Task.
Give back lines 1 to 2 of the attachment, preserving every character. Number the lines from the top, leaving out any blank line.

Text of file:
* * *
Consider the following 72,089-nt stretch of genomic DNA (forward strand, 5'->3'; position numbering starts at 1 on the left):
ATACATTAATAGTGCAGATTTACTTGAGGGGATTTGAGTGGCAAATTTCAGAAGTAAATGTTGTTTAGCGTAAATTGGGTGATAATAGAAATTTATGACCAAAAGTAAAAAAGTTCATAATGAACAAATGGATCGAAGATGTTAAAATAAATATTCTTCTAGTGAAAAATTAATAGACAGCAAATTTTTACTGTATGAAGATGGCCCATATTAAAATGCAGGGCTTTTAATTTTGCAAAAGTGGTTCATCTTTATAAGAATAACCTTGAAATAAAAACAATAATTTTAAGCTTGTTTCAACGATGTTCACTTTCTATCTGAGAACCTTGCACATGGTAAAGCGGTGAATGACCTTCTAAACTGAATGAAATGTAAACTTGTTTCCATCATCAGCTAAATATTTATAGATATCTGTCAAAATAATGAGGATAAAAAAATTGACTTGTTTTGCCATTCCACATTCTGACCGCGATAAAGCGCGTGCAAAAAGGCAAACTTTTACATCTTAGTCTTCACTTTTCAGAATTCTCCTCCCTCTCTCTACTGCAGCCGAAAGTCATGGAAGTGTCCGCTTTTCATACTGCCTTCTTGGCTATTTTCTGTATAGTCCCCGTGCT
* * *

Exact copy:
Consider the following 72,089-nt stretch of genomic DNA (forward strand, 5'->3'; position numbering starts at 1 on the left):
ATACATTAATAGTGCAGATTTACTTGAGGGGATTTGAGTGGCAAATTTCAGAAGTAAATGTTGTTTAGCGTAAATTGGGTGATAATAGAAATTTATGACCAAAAGTAAAAAAGTTCATAATGAACAAATGGATCGAAGATGTTAAAATAAATATTCTTCTAGTGAAAAATTAATAGACAGCAAATTTTTACTGTATGAAGATGGCCCATATTAAAATGCAGGGCTTTTAATTTTGCAAAAGTGGTTCATCTTTATAAGAATAACCTTGAAATAAAAACAATAATTTTAAGCTTGTTTCAACGATGTTCACTTTCTATCTGAGAACCTTGCACATGGTAAAGCGGTGAATGACCTTCTAAACTGAATGAAATGTAAACTTGTTTCCATCATCAGCTAAATATTTATAGATATCTGTCAAAATAATGAGGATAAAAAAATTGACTTGTTTTGCCATTCCACATTCTGACCGCGATAAAGCGCGTGCAAAAAGGCAAACTTTTACATCTTAGTCTTCACTTTTCAGAATTCTCCTCCCTCTCTCTACTGCAGCCGAAAGTCATGGAAGTGTCCGCTTTTCATACTGCCTTCTTGGCTATTTTCTGTATAGTCCCCGTGCT